There's an ongoing argument about the interpretation of Katherine Baicker et al., "The Oregon Experiment — Effects of Medicaid on Clinical Outcomes", NEJM 5/2/2013, and one aspect of this debate has focused on the technical meaning of the word significant. Thus Kevin Drum, "A Small Rant About the Meaning of Significant vs. 'Significant'", Mother Jones 5/13/2013:
Many of the results of the Oregon study failed to meet the 95 percent standard, and I think it's wrong to describe this as showing that "Medicaid coverage generated no significant improvements in measured physical health outcomes in the first 2 years."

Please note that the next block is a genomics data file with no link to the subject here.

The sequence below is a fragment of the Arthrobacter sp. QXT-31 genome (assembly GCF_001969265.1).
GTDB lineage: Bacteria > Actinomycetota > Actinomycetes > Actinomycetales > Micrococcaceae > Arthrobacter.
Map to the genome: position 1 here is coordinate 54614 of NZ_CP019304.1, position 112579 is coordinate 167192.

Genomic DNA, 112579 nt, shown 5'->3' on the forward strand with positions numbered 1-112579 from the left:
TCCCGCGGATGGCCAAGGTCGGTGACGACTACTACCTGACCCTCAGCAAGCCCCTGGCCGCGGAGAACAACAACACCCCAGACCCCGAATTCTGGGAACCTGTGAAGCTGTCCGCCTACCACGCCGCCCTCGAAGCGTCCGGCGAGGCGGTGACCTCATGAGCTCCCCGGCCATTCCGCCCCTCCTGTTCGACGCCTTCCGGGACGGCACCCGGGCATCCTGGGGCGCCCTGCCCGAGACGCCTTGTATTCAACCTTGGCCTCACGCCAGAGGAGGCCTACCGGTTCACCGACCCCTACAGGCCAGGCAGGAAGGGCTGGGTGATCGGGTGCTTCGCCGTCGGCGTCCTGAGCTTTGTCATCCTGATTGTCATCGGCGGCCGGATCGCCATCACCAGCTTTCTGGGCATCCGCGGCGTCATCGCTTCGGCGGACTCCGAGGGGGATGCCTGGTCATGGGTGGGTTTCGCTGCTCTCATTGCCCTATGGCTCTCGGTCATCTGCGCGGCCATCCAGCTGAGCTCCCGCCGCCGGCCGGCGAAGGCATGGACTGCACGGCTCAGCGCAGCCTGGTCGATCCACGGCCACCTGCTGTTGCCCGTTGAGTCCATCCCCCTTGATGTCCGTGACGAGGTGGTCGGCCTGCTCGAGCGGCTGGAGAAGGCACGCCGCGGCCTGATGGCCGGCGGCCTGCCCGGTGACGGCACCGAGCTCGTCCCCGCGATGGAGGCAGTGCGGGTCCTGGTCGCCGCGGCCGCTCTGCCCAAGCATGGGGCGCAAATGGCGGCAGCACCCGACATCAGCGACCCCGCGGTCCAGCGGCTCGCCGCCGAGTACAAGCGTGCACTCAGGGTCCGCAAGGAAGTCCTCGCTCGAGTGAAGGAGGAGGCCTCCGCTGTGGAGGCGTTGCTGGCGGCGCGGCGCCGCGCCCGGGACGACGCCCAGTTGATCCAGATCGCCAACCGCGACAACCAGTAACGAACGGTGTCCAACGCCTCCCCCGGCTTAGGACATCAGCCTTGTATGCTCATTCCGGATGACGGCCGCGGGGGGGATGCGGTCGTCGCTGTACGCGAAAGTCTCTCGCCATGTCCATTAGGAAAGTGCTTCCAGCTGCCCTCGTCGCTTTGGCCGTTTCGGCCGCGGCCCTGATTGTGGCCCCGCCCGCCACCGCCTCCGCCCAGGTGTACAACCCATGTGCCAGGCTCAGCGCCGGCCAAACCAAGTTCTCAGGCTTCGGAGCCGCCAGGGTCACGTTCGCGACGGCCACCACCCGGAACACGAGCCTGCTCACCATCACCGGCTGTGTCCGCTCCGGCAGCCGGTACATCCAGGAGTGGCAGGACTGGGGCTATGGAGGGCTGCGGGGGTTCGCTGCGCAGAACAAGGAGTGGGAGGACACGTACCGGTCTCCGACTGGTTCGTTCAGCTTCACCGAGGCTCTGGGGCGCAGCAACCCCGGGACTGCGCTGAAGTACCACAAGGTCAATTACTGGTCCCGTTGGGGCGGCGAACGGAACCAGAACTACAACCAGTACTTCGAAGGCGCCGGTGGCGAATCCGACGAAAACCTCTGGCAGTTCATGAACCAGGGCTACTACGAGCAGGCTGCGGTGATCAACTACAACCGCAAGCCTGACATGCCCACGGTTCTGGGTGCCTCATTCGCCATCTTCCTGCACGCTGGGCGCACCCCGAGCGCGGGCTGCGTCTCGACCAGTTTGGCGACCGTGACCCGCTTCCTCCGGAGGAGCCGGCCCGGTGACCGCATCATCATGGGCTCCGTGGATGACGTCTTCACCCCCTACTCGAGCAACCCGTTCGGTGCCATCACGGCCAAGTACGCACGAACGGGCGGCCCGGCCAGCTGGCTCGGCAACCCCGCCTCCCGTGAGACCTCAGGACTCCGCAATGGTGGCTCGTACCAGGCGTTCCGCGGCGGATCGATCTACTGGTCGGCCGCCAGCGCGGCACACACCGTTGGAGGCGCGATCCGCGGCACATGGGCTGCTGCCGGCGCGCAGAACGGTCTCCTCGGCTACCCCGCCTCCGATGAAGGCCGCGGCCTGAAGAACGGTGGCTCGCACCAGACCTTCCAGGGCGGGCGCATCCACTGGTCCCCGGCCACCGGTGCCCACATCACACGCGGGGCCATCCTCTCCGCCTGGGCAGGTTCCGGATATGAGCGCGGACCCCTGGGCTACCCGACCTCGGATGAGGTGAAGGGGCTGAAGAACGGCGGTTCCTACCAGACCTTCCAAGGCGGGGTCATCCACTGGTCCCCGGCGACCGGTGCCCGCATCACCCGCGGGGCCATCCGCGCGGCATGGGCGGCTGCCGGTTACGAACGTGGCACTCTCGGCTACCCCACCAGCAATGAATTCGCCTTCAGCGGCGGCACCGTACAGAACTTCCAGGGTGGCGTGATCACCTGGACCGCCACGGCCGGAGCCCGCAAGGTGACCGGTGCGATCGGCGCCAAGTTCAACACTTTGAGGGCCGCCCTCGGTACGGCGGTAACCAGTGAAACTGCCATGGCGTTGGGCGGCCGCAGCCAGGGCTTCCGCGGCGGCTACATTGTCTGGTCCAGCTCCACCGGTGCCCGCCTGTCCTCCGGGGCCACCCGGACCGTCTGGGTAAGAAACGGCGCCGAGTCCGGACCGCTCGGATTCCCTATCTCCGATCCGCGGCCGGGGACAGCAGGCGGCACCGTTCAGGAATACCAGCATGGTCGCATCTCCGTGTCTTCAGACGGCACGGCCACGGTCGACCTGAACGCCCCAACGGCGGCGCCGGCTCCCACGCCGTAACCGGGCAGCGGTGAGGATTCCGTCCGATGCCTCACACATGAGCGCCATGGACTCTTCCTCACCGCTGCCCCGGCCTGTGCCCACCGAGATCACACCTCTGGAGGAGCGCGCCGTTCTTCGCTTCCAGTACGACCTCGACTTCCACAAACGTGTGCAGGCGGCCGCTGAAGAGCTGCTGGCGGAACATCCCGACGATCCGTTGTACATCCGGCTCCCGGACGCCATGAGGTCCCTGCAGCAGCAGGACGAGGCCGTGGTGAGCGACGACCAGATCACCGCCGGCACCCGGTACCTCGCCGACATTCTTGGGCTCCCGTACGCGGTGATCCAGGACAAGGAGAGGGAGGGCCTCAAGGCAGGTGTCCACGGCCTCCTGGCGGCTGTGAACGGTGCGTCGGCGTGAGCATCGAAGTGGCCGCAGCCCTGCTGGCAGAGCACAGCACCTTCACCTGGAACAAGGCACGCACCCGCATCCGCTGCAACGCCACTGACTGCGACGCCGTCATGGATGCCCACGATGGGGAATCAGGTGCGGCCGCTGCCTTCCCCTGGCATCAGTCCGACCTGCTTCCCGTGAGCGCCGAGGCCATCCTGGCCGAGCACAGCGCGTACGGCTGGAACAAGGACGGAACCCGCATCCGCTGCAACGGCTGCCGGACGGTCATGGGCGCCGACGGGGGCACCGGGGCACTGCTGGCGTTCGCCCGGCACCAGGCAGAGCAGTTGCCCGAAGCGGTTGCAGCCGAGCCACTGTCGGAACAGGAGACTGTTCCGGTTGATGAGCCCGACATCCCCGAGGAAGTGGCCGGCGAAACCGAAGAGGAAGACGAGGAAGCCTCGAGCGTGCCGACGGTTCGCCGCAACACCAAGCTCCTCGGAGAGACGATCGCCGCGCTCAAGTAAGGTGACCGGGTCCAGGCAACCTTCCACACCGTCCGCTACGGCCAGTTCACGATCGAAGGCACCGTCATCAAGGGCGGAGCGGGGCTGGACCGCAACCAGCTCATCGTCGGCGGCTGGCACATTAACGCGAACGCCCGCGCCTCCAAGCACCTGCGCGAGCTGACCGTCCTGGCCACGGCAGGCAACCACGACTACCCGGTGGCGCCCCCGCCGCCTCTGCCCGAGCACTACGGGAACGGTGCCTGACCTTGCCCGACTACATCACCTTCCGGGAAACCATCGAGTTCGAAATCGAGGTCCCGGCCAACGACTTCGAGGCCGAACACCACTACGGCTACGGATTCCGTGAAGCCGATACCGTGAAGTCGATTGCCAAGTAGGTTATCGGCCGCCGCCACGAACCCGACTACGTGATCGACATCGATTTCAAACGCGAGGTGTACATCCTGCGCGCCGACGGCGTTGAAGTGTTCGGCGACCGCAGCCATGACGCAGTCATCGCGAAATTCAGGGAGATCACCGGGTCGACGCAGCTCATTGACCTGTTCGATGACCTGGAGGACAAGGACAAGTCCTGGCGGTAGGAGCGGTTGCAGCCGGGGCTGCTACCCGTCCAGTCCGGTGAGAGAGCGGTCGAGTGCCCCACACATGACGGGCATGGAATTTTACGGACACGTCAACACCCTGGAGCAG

To be clear: it's fine for the authors of the study to describe it that way. They're writing for fellow professionals in an academic journal. But when you're writing for a lay audience, it's seriously misleading. Most lay readers will interpret "significant" in its ordinary English sense, not as a term of art used by statisticians, and therefore conclude that the study positively demonstrated that there were no results large enough to care about.